Cornelius Ryan began approached magazine editors and publishers with an idea for a book about the events of 6th June 1944. Ryan had been a war correspondent for the Daily Telegraph in 1941 covering the air war in Europe. He accompanied fourteen bombing missions with the Eighth and Ninth United States Army Air Forces (USAAF) before joining General George S. Patton's Third Army until the end of the European war.
It wasn't until 1956 that Ryan started to gather material for his book on D-Day but by the following year, backed by Reader's Digest, he began placing ads in newspapers and trade publications, searching for men and women who had been in Normandy. Research took almost three years and over 700 interviews in the United States, Canada, Great Britain, France and Germany. The completed body of work also utilised Allied and German post action reports, War diaries, histories and official records to build up a picture of the events. The book was a huge popular success and spurred on a whole new generation of journalist historians.
Most people will be familiar with the Movie version of the book. One of the things I enjoyed and was surprised about was how closely the film The Longest Day (1962) followed the book. Many of the scenes from the film recreate actual events and aren't just story telling devices or flights of fantasy invented by the script writer. While I appreciated the attention to detail and realism of the D-Day scenes in a film like Saving Private Ryan the fact that the story was on the whole made up (or at best cobbled together) undermined it as a historical drama.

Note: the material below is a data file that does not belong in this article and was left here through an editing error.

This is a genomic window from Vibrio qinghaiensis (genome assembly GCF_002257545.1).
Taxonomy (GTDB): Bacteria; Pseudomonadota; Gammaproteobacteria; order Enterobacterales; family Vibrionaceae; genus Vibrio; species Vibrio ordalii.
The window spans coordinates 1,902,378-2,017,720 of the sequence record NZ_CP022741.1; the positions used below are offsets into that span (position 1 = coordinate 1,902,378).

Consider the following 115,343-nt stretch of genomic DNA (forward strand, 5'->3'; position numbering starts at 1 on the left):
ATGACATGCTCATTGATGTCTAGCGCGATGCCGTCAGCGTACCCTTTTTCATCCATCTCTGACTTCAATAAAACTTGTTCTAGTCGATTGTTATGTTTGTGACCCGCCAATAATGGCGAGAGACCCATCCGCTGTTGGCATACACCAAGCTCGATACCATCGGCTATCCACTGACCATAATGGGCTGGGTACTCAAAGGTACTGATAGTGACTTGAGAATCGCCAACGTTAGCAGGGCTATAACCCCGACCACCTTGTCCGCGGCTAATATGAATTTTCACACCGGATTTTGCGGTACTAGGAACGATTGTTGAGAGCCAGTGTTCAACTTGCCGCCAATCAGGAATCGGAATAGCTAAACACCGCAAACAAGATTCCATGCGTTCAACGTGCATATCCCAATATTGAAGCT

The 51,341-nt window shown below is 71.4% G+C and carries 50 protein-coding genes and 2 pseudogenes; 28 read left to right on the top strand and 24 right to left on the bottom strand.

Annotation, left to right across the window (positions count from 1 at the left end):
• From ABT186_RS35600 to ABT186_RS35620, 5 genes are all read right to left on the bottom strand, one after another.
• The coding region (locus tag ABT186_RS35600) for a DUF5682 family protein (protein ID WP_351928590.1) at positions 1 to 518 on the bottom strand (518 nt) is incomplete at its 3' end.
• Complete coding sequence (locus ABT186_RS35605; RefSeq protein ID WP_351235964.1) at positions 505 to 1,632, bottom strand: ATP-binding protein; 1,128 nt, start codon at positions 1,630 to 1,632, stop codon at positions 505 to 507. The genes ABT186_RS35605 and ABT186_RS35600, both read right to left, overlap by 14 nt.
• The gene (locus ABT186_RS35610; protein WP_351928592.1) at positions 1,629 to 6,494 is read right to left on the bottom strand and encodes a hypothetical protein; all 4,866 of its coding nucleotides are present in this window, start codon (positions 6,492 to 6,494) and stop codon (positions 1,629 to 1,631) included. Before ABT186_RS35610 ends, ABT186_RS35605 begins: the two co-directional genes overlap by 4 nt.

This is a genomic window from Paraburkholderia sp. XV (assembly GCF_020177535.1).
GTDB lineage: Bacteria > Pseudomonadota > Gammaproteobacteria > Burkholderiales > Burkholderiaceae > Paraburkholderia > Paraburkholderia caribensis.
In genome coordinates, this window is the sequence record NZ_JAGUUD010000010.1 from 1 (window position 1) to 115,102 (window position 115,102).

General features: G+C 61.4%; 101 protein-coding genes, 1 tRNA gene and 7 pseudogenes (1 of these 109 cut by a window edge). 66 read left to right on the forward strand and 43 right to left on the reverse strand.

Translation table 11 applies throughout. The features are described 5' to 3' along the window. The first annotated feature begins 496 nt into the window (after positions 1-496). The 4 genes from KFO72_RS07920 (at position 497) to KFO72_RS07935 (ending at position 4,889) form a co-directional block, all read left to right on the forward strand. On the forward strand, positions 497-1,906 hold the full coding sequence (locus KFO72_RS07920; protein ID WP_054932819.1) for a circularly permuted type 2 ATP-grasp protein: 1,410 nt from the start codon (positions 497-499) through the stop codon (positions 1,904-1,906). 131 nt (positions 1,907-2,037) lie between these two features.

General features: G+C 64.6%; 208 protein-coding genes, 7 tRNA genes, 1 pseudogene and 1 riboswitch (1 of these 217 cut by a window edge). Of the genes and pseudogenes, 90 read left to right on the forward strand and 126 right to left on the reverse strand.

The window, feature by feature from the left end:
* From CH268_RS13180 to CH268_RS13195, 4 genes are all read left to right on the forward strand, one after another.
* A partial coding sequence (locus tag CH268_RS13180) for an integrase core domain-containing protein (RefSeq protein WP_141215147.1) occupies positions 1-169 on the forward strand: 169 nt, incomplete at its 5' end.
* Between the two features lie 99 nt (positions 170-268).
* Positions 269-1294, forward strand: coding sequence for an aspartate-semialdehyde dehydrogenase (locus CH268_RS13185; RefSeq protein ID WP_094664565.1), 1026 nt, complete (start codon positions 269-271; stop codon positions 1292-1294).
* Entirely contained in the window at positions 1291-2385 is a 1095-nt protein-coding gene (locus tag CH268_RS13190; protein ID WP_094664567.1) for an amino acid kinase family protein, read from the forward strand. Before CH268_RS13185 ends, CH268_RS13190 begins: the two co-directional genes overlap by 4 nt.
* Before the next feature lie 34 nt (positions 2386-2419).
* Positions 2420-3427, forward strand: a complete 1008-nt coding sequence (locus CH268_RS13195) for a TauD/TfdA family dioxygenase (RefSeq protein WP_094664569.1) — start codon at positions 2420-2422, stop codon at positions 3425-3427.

One of the things I found very interesting was that this book, and the authors research, pre-dated the relaxation of secrecy regarding the work of the Bletchley Park decryption establishment. It wasn't until the release of F. W. Winterbotham's book The Ultra Secret in 1974 (and subsequent books by other authors) that the true scale and importance of the decryption capabilities available to allied planners became widely known. Without this the vitally important deception operation Fortitude would have been almost impossible and many more German units may have been in Normandy facing the invasion. In his book Ryan repeatedly refers to German confusion about the true objectives of the allies without realising that this was not mere bungling but the result of a careful manipulation of the enemy that only Ultra could have made possible.
[Incidentally I heard on the news this morning that Bletchley Park is receiving a Heritage Lottery Grant of £4.6 Million to restore the wooden sheds where this decryption work actually took place. Much of the site is accessible to the public but the sheds desperately need repair and protection so that future generations can learn about the war wining work of the men and women at Bletchley. My Pictures of the site can be seen here.]
This was an incredibly easy book to read given its complex subject. I've read lots of other more modern D-Day books but its clear to see their lineal connection to this book and especially it style. This is not a dry historical account and was one of the first books of its type to adopt a narrative style that reads at times more like a novel than a factual work. This style does not undermine its accuracy or ability to convey the scale of events and I think it should be essential reading for anyone interested in this epic and world changing battle.